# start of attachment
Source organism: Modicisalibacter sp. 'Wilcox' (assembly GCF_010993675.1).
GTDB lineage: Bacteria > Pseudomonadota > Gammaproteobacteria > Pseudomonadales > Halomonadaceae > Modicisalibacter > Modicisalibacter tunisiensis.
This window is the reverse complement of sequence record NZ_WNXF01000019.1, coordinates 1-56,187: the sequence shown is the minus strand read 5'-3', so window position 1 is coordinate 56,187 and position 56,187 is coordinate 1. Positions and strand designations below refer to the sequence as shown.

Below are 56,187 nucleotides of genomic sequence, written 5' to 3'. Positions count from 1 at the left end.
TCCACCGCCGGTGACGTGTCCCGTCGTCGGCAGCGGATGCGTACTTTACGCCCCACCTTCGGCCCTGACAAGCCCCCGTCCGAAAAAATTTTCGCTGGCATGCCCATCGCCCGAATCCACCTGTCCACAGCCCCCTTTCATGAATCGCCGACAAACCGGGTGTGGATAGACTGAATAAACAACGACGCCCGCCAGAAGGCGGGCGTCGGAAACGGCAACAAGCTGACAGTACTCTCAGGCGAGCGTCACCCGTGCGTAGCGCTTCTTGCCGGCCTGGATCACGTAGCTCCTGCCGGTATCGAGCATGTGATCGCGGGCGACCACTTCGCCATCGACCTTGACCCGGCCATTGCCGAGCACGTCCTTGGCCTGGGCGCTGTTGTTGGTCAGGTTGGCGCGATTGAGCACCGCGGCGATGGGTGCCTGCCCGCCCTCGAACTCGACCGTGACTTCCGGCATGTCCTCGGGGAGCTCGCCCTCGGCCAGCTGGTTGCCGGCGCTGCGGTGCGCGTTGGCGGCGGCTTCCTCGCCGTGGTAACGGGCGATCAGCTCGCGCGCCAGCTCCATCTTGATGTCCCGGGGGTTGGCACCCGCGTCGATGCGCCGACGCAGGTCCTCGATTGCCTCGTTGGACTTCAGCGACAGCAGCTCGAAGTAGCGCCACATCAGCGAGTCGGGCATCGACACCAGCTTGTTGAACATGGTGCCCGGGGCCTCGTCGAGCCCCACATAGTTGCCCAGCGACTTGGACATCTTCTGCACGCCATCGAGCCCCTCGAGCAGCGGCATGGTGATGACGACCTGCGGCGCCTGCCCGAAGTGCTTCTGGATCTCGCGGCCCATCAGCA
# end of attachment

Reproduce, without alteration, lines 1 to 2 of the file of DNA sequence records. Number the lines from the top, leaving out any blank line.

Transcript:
Source organism: Modicisalibacter sp. 'Wilcox' (assembly GCF_010993675.1).
GTDB lineage: Bacteria > Pseudomonadota > Gammaproteobacteria > Pseudomonadales > Halomonadaceae > Modicisalibacter > Modicisalibacter tunisiensis.